“Procrastination is the thief of time” – Charles Dickens
I procrastinate. I’ll admit it. I have a bad habit of taking on easy tasks first and leaving more challenging things until last. Or I’ll put off a job until later because I’ve found something more desirable to do—but I won’t define when later is, exactly. I’m even procrastinating now; writing this blog instead of doing something more useful, such as answering emails! (Don’t tell my manager.)
I had always thought of myself as a proactive person until I went to University. It was there I realised I did nothing a lot of the time, except when an essay paper was due— and then I’d start it a couple of days before it needed to be in. As it turned out, procrastinating was not the answer. I came to that conclusion as I broke down in tears in the library one day. I sobbed even harder when the library attendant told me off for crying in the ‘quiet zone.’ (True story.)
In preparation for writing this blog post, I unearthed an article on why procrastinators procrastinate in the first place. I immediately got distracted by the excellent cartoons. Do you see my problem? The article can be found on WaitButWhy.com if you’re looking for some light-hearted background on the mentality of procrastination (or some great cartoons).
Reasoning aside—as a leader, you’ll be expected to make decisions. When people are unsure of what to do, they look to their leader for direction and insight. They don’t want to be faced with a leader who will procrastinate on decisions until the last minute—especially when the problem is a priority for them.
So how can leaders avoid delaying decisions that will guide their team?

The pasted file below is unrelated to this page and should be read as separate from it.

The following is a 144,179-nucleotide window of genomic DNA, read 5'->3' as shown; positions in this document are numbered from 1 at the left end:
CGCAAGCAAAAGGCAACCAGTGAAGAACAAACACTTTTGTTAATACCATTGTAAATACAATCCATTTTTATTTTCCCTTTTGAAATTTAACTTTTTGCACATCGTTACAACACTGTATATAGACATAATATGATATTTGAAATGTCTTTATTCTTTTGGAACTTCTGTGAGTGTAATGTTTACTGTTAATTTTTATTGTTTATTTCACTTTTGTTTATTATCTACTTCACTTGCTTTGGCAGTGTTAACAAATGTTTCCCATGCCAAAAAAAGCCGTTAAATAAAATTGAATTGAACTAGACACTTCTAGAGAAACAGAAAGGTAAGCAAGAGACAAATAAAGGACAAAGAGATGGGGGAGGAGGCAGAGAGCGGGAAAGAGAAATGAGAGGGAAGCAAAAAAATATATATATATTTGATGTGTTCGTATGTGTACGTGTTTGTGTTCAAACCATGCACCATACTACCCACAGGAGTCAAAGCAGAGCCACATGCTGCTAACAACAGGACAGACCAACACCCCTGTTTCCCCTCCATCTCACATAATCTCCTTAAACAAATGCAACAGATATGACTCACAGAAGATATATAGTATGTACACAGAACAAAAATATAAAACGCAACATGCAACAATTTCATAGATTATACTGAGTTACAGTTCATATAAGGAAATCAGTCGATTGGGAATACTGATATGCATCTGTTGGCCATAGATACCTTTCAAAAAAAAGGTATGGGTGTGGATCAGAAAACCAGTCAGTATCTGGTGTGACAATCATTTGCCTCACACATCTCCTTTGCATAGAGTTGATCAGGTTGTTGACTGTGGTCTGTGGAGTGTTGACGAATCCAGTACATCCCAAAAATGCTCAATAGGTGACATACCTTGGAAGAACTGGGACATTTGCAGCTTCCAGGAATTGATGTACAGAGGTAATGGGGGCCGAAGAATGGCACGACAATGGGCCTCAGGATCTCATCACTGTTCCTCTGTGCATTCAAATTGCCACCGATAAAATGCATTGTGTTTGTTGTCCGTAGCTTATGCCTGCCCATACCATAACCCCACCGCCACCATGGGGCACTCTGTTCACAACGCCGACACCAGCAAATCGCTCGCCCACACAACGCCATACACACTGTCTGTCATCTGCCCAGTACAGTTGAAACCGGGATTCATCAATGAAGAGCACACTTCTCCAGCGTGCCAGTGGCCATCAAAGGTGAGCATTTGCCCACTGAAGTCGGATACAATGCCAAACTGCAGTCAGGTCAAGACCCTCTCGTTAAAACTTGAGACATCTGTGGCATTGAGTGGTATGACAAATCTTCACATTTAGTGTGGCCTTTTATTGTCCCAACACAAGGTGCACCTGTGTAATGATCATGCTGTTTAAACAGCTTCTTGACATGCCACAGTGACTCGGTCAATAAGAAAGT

The key is careful planning. Careful is the operative word in that sentence. For procrastinators, planning isn’t usually a problem. They love planning because planning involves not actually doing! Procrastinators’ plans often have little actual thought, are vague or open-ended, and can lack detail or direction. Instead, you’ll need to make a detailed plan. The following steps will guide you.
- Establish the objective.
Specifically identify what you want to achieve. You may be familiar with the concept of SMART goals—but if you aren’t, here’s a link to a previous blog post from David Witt. When you know exactly what you want to achieve, you’ll be able to lay out a clear path on how you want to get there.
- Prioritise what you want to achieve, putting the most important task first.
As a leader, you’ll need to balance your priorities with the priorities of the team. It’s really easy to establish a list of 15 things to do and then have no idea where to start because they all seem equally important. So first identify the things you need to do. Remember that priorities evolve as you move forward on your tasks. Therefore, you’ll need to review your and your team’s priorities from time to time to see if they have changed.
- Gather the information you need to make a decision.
Having relevant information means that you’ll be able to justify and explain your decision when the time comes. And the more information you have, the more confident you’ll be in making that decision. Don’t lose sight of your objectives here. It’s easy to fall into a trap and think you can’t make this decision because you don’t have all of the information. Don’t put off a decision because you’re waiting for arbitrary details.
- Consider all of the sensible options and select the best one.
With any good plan, there are likely to be a number of choices you can make. Identify your options and remove those that aren’t logical. Then choose the best option—the one that is going to help achieve your objectives whilst meeting your priorities.
- Take action.
This is the hardest part—but now that you’ve clarified your decision, you’ll find it easier to take action. You’ve established a clear and sensible path to achieving a specific outcome instead of our procrastinating leader’s vague, open-ended to-do list.
Overcoming procrastination, especially as a leader, is important. Much of what makes people happy or unhappy is affected by procrastination. The time to start improving is now. If you are a former procrastinator, how did you conquer it? Let us know in the comments!
4 thoughts on “Stop Procrastinating—Start Doing! 6 Steps to Help You Begin”
Good for our Organizational capacity to grow in terms meeting deadline
Reblogged this on Gr8fullsoul.
I elimated procastination at work have started to design new training methods.
Procastinating killed my creativity